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Energy News

Ethanol-State Senators Wait for Proposal from Cruz, Who Maintains Hold on USDA Nominee

DTN | Posted on December 28, 2017

 Sen. Ted Cruz has now gotten multiple meetings at the White House over the Renewable Fuels Standard but the Texas Republican still maintains his hold on Iowa Agriculture Secretary Bill Northey's undersecretary nomination at USDA. And, following a meeting Wednesday with staff from several senators at the White House's Eisenhower Executive Office Building, it seems Cruz doesn't know what exactly he wants changed with the Renewable Fuel Standard."He just keeps moving the goalpost and moving the goalpost," said a frustrated Sen. Joni Ernst, R-Iowa, on Thursday.Staff from the offices of Sens. Ernst, Charles Grassley, R-Iowa, and Deb Fischer, R-Neb., joined White House staff Wednesday afternoon to discuss options, but staff from Cruz's office and Sen. Pat Toomey, R-Pa., did not have any proposals to offer and were not ready to negotiate.


Texas Senator Seeks RIN Cap

DTN | Posted on December 28, 2017

 Leaders in the biofuels industry wrote President Donald Trump on Friday after learning Sen. Ted Cruz, R-Texas, had floated a proposal to the White House that would essentially cap prices for renewable identification number (RIN) credits at 10 cents apiece. The proposal from the Texas senator, negotiating on behalf of oil refiners, spurred major players in both biofuels and commodity crops industries to send a letter Friday to President Donald Trump detailing why the RIN market exists, how it is operated by EPA, and some of the problems EPA has in providing transparency on RIN trading.Most importantly, the letter praised President Trump for his support of the biofuels industry and reiterated the need to ensure any policy changes don't undercut billions of dollars in biofuels infrastructure that has been put in place since the Renewable Fuel Standard was created.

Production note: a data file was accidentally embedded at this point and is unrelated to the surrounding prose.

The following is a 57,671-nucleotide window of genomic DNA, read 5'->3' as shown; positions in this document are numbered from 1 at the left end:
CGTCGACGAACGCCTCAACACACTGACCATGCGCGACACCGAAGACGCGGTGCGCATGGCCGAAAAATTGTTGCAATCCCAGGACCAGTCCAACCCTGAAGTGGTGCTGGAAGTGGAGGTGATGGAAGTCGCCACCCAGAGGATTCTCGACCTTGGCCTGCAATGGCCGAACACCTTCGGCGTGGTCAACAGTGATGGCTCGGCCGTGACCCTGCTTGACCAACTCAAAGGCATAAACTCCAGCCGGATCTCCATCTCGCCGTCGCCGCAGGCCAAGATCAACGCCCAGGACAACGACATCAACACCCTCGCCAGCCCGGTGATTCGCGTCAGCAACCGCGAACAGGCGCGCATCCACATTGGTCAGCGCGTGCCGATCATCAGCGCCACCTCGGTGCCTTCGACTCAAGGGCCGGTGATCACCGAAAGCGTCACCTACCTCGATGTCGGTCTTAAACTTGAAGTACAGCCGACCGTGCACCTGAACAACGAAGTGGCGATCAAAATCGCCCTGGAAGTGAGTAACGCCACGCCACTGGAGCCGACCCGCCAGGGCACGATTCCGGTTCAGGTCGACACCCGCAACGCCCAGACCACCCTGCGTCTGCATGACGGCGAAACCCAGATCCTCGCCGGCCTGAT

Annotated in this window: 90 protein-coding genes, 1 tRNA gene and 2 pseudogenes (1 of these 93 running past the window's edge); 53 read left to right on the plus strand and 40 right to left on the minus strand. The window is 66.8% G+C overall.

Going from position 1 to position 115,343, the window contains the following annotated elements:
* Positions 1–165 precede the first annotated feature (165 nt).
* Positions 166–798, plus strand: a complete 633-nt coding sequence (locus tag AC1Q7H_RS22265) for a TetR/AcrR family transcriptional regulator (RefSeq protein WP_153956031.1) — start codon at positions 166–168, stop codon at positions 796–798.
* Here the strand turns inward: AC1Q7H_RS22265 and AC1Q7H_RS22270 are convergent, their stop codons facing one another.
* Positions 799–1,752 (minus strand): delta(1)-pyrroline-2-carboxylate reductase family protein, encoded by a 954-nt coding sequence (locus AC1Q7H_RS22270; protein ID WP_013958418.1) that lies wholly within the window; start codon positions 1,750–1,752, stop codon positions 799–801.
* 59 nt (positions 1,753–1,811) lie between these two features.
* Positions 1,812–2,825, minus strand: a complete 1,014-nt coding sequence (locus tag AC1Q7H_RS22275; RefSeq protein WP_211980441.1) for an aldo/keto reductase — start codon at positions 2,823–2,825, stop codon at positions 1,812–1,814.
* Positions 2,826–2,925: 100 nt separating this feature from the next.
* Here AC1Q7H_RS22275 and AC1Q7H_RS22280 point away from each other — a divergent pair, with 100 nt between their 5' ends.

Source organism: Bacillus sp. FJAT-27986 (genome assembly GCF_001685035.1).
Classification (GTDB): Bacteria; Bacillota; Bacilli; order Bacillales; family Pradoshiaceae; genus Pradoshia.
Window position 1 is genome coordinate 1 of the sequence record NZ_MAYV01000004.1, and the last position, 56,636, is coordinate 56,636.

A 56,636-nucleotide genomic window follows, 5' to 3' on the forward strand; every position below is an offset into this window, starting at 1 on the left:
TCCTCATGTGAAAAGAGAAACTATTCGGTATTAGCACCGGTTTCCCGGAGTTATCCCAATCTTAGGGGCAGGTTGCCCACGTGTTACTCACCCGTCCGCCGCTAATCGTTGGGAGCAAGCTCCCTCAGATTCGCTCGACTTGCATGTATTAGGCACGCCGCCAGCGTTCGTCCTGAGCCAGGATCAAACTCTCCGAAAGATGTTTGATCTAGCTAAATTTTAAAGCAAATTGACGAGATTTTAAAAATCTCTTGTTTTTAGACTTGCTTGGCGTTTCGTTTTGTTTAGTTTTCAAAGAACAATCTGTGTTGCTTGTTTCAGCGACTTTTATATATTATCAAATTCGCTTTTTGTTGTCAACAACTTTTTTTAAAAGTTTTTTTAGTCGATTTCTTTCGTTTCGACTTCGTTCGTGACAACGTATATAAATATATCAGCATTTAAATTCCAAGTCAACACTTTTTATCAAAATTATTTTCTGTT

Tallying Economic Effects of the RFS Decade

DTN | Posted on December 28, 2017

Look no further than how falling commodity prices have affected rural America in recent years, and you'll get a feel for what the Renewable Fuel Standard has meant to the countryside. Back in 2005 when the first RFS was signed into law, it was challenging just to keep up on the seemingly endless number of announced plans to build corn ethanol plants. Investor groups made public announcements, followed by local, small-town meetings attended largely by farmers and community investors curious about ethanol's economic potential.Today, the farm economy continues on a decline as input costs have remained higher while corn remains priced in the $3 to $4 range. Imagine the state of things without the corn market created by ethanol.Prior to the first RFS from 1997 to 2004, average corn prices nationally averaged between $1.86 and $2.60 per bushel, according to farmdoc at the University of Illinois. From 2006 to 2016, farmdoc said the average annual corn price ranged from $1.96 to $6.67. That meant more money was injected into rural economies following the passage of the second RFS.Do the math: take away the ethanol market and rural America's challenges may be far more difficult.A nine-page analysis by the Renewable Fuels Association released this week provides a look at the numbers.